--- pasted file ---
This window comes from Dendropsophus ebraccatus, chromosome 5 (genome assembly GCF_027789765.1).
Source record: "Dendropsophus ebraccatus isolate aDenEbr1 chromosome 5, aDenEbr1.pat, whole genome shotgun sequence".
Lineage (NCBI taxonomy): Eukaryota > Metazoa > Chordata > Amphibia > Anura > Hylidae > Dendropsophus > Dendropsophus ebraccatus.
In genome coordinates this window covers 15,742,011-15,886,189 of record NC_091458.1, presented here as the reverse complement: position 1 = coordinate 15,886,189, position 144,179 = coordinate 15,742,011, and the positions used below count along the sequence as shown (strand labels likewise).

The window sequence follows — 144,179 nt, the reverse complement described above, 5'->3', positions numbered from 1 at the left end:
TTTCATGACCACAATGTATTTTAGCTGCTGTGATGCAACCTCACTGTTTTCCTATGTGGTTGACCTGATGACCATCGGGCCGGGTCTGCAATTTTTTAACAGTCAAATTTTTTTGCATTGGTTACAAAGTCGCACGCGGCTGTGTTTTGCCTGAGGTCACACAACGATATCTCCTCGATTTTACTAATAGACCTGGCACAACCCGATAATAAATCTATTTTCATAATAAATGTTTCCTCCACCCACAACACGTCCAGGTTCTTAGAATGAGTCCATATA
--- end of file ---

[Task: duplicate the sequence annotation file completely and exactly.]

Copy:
This window comes from Dendropsophus ebraccatus, chromosome 5 (genome assembly GCF_027789765.1).
Source record: "Dendropsophus ebraccatus isolate aDenEbr1 chromosome 5, aDenEbr1.pat, whole genome shotgun sequence".
Lineage (NCBI taxonomy): Eukaryota > Metazoa > Chordata > Amphibia > Anura > Hylidae > Dendropsophus > Dendropsophus ebraccatus.
In genome coordinates this window covers 15,742,011-15,886,189 of record NC_091458.1, presented here as the reverse complement: position 1 = coordinate 15,886,189, position 144,179 = coordinate 15,742,011, and the positions used below count along the sequence as shown (strand labels likewise).

The window sequence follows — 144,179 nt, the reverse complement described above, 5'->3', positions numbered from 1 at the left end:
TTTCATGACCACAATGTATTTTAGCTGCTGTGATGCAACCTCACTGTTTTCCTATGTGGTTGACCTGATGACCATCGGGCCGGGTCTGCAATTTTTTAACAGTCAAATTTTTTTGCATTGGTTACAAAGTCGCACGCGGCTGTGTTTTGCCTGAGGTCACACAACGATATCTCCTCGATTTTACTAATAGACCTGGCACAACCCGATAATAAATCTATTTTCATAATAAATGTTTCCTCCACCCACAACACGTCCAGGTTCTTAGAATGAGTCCATATA